Dear Students, Faculty, Staff and Families: Over the last several days, Syracuse University has administered nearly 15,000 COVID-19 tests across campus, and we will continue testing students through Friday as part of our second round of on-campus surveillance. I’m pleased…
New Director of Native American Studies Program Named
The Native American Studies Program in The College of Arts and Sciences has a new director. Formerly a visiting faculty member at the University of Notre Dame, Scott Manning Stevens will lead the college’s rapidly growing interdisciplinary program in Native American Studies (NAS). While teaching at Notre Dame, Stevens simultaneously served as the director of Newberry Library’s D’Arcy McNickle Center for American Indian and Indigenous Studies in Chicago.
“I couldn’t be more excited to be joining the dedicated and esteemed faculty at The College of Arts and Sciences,” says Stevens. “SU is uniquely situated in Onondaga Nation Territory, the heartland of the Haudenosaunee, and provides an ideal environment in which to educate students with an interest in Native American studies. The NAS Program has taken off in recent years and I’m looking forward to capitalizing on that momentum and building an even more robust program in the future. I am especially gratified to be returning to New York State, where I was raised, and have this unique opportunity in my home territory.”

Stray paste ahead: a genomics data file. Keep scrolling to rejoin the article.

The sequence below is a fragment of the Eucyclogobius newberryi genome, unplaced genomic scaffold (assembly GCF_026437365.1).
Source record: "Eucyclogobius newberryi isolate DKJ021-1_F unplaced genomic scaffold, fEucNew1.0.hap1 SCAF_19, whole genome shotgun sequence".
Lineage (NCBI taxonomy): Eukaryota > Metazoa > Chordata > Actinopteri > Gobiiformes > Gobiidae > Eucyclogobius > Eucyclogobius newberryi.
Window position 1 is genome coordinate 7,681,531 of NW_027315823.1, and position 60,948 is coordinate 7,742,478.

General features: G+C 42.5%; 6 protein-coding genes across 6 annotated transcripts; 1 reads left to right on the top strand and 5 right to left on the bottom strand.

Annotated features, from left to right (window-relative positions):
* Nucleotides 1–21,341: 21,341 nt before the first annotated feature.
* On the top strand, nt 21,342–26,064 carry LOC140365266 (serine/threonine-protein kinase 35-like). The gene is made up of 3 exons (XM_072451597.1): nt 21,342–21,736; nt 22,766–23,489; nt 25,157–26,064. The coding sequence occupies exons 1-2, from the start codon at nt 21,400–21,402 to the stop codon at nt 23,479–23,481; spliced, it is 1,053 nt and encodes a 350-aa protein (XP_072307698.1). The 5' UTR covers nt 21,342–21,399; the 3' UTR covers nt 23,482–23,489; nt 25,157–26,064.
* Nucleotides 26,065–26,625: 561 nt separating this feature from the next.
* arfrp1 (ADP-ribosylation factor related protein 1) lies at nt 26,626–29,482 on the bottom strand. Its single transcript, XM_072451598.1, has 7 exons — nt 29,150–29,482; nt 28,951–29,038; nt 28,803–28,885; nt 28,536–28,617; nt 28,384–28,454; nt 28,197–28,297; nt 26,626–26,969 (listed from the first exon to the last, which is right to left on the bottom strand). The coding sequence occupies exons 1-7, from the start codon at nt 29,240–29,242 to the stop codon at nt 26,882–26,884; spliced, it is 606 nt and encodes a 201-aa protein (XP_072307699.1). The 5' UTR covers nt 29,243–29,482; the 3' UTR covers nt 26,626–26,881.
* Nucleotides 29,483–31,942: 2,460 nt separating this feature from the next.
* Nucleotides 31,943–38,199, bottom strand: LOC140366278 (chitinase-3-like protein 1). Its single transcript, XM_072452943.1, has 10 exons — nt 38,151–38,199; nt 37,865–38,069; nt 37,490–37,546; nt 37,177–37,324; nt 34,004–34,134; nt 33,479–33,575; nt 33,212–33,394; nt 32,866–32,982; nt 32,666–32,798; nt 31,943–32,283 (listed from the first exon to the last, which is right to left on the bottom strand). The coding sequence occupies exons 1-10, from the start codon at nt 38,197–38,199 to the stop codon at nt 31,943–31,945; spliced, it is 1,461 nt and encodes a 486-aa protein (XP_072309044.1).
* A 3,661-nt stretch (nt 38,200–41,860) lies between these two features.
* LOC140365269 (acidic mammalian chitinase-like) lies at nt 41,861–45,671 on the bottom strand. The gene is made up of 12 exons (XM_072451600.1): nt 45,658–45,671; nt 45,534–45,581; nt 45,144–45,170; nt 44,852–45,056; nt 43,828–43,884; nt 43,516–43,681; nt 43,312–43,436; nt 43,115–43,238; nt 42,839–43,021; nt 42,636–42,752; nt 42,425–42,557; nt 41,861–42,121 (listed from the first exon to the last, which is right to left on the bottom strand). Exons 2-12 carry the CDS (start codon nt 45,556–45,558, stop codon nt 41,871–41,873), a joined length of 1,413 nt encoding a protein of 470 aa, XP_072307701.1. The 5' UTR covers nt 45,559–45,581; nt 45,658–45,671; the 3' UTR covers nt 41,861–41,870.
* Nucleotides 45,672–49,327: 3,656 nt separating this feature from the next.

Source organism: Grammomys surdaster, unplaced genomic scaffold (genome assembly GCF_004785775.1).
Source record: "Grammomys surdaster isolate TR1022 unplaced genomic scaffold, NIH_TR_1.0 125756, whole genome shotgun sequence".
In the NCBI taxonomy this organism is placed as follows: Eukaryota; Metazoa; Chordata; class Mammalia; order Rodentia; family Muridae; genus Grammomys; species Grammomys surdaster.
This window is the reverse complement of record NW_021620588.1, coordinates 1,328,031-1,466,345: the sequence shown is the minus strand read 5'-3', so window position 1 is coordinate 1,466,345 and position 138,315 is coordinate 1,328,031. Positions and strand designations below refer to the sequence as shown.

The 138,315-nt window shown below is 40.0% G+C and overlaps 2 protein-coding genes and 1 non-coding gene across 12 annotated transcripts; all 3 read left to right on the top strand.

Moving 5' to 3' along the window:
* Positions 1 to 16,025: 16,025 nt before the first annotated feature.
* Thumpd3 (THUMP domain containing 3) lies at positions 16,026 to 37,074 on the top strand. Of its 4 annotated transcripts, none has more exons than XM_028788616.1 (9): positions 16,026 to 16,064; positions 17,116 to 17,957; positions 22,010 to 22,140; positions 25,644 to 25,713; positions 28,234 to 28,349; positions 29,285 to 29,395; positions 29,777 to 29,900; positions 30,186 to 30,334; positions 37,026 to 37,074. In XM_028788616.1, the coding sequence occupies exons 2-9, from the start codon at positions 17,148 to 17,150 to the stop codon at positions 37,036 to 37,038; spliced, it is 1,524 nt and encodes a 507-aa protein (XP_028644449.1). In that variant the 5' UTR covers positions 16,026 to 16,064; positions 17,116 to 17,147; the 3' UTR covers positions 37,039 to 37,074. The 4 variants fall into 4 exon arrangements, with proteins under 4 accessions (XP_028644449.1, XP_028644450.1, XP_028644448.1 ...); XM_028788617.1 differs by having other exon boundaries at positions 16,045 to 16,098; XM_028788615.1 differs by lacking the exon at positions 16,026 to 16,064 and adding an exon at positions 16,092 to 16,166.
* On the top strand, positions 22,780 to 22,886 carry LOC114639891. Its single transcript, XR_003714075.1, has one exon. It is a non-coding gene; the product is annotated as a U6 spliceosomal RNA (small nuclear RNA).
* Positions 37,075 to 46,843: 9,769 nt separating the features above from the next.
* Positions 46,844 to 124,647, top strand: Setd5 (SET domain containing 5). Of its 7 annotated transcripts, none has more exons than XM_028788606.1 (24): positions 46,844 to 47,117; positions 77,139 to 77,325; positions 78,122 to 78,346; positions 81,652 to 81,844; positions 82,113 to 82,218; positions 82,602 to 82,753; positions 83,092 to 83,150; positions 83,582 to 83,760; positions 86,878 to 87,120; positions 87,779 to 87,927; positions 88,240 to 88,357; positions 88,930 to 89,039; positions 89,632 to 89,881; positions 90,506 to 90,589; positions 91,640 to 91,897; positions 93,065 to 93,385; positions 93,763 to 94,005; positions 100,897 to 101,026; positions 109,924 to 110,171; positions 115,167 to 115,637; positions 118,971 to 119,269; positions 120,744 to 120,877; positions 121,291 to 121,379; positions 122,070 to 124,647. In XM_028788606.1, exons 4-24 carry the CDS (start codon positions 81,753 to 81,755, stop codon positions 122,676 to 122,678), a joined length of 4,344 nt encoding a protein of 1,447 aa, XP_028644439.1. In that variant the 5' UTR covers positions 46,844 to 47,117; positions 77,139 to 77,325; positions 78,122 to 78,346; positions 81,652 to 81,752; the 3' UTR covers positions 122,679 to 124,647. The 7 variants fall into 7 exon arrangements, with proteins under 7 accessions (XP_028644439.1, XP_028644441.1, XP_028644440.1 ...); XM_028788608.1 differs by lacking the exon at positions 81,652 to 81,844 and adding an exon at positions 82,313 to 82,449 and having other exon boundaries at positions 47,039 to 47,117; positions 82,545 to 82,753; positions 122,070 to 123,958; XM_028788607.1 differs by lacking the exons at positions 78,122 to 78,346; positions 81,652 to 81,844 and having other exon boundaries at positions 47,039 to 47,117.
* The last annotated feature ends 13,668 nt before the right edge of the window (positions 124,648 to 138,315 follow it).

Stevens, a citizen of the Akwesasne Mohawk nation, holds a Ph.D. and master’s degree from Harvard University. A highly sought-after educator, Stevens has taught at a number of universities, including Harvard, Arizona State and SUNY Buffalo. He was awarded a Ford Postdoctoral Fellowship at Brown University and held a number of fellowships at major archives. Stevens has lectured broadly throughout the United States and internationally.
An avid researcher, Stevens’ primary areas of interest include diplomatic and cultural strategies of resistance among North American Indians in the face of European and American settler colonialism, as well as the political and aesthetic issues that surround museums and the indigenous cultures they put on display. Stevens is also preparing to publish a book-length research project titled “Indian Collectibles: Encounters, Appropriations, and Resistance in Native North.”
“We’ve seen tremendous growth in Native American studies over the last several years and I’m confident Scott is the right person to not only drive interest among students already at SU, but also attract prospective students and faculty in the coming years,” says Arts and Sciences Dean George M. Langford. “Scott’s commitment to education, research and student advisement will allow him to serve in this role in a manner that will serve the college well.”
The NAS program launched in 2001 and, in addition to offering a minor that includes roughly 20 courses, the college launched a Certificate in Iroquois Linguistics for Language Learners in 2012. In his role as NAS program director, Stevens will develop and grow the program, build and manage the curriculum, advise students and teach undergraduate courses.